Members of the recently elected Fairfax County Board of Supervisors expect economic realities of the 1980s -- rather than their political philosophies -- to play the major role in board decisions during the coming years.

Members of the new County Board will be sworn in Dec. 31. They will include three new supervisors plus the six members who were reelected last fall.

Growth, which has been at the heart of many board controversies in the past, is already being controlled -- less by zoning decisions than by high interest rates which have tightened mortgage money and slowed construction.

Dwindling energy supplies are dictating new approaches to such political issues as school closings, which can result in increased busing and higher fuel costs. Supervisors also say the cost of gasoline and a lack of public transportation may dissuade people from moving to the outer areas of the county and reduce suburban sprawl.

Yet in spite of these economic pressures, the supervisors say they remain confident about their ability to get things done.

Buoyed perhaps by the enthusiasm of the three new members, some supervisors say this term will see them build more roads, reduce the county's dependence on real estate taxes and tighten the reins on the Fairfax school board.

Several supervisors speculate that before the decade is over Fairfax will convert from a county to a city form of government -- a move which would decrease Richmond's influence over Northern Virginia and invest local officials with more authority.

The addition of the three new board members -- Thomas M. Davis III (R-Mason), Sandra L. Duckworth (D-Mt. Vernon) and Nancy K. Falck (R-Dranesville -- moves the board from a predominately Democratic body to a board which has four Republican and five Democratic members. Members of the board, both new and old, agree that the new supervisors will bring to the board a dash of conservatism.

Returning supervisors are familiar with two of the new members because of their involvement in public life. Flack is a former school board member and Duckworth is one of the county's most influential Democrats. But Tom Davis remains relatively unknown. Several members say Davis, who favors tighter control over the schools, may emerge as the board's 1980 "maverick."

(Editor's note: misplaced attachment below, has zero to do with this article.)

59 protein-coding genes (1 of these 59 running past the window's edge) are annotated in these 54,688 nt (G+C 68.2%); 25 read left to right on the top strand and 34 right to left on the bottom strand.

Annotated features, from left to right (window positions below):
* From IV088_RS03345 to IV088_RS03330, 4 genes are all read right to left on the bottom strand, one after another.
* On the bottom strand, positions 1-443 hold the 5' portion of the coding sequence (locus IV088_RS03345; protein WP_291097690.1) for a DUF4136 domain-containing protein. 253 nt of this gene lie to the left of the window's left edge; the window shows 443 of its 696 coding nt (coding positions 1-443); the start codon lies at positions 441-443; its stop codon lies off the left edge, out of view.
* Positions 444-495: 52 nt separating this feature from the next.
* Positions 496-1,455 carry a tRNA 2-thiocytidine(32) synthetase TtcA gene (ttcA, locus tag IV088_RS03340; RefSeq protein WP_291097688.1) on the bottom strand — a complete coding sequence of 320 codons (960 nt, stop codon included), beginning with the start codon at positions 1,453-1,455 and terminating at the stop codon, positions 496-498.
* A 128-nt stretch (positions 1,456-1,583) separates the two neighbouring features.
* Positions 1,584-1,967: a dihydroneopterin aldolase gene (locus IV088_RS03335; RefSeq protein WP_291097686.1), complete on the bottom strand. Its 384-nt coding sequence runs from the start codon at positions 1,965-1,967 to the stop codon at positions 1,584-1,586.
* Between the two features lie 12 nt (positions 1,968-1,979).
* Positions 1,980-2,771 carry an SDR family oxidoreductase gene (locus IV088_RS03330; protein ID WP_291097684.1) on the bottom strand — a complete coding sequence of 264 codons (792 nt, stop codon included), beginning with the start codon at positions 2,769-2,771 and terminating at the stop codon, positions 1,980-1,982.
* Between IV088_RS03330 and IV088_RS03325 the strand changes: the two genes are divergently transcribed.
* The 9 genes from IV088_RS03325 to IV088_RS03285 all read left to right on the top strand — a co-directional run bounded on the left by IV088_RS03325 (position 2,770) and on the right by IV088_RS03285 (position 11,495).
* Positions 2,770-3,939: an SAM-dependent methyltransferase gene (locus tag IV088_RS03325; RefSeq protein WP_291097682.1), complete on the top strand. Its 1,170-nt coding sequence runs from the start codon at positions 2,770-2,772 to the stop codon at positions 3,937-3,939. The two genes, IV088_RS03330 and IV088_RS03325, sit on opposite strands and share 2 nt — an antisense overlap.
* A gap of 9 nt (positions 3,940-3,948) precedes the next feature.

"The three new members are extraordinarily capable people," said board Chairman John F. Herrity. "They are certainly not wet behind the ears.

"In fact, they probaby are better prepared than any other group of new members were in the past."

Each new supervisor has targeted an issue of major importance based on calls from constituents and personal concerns.

Falck is looking at transportation, and Duckworth says renewal of the Rte. 1 corridor is of primary importance to her.

Perhaps the most controversial concern is Davis' issue -- school closings. In neighboring jurisdictions, no issue has been more hotly debated than school consolidation. Fairfax County school administrators began cluster studies this month that will allow citizens to play a part in deciding which schools should be closed.

Davis says he is "appalled" by the authority given to the county school board in closing schools and other matters and is spearheading a move among the supervisors to see that no schools are closed at the end of the year. a

"I've talked to several management consultants and to a person they feel you don't save any money closing schools," Davis says emphatically. Davis said he thinks he can get Duckworth, Joseph Alexander (D-Lee), Audrey Moore (D-Annandale) "and maybe a fifth and somehow we will try to lay down the law to the school board."

While more than half of the supervisors say they agree in principle with Davis, they point out that legaly the supervisors have little control over the school board.

One of the first items on the agenda in January is the mid-year budget review. It is one time during the year when supervisors reexamine the financial needs of the county and are able to take money from one program to fund another.

The county's 7,000 teachers are waiting to see if the controversial 1.85 percent increase in teachers' salaries, which was passed by the school board in October, will be funded by the new board. Most supervisors said they are pessimistic about finding the funds.

Alan Magazine (D-Mason) who is leaving the board, refused to speculate on the future of the 1980 Board of Supervisors: "I really don't have any comment. I don't think it would be appropriate for me as an outgoing member to prejuge the new board. They deserve a honeymoon period."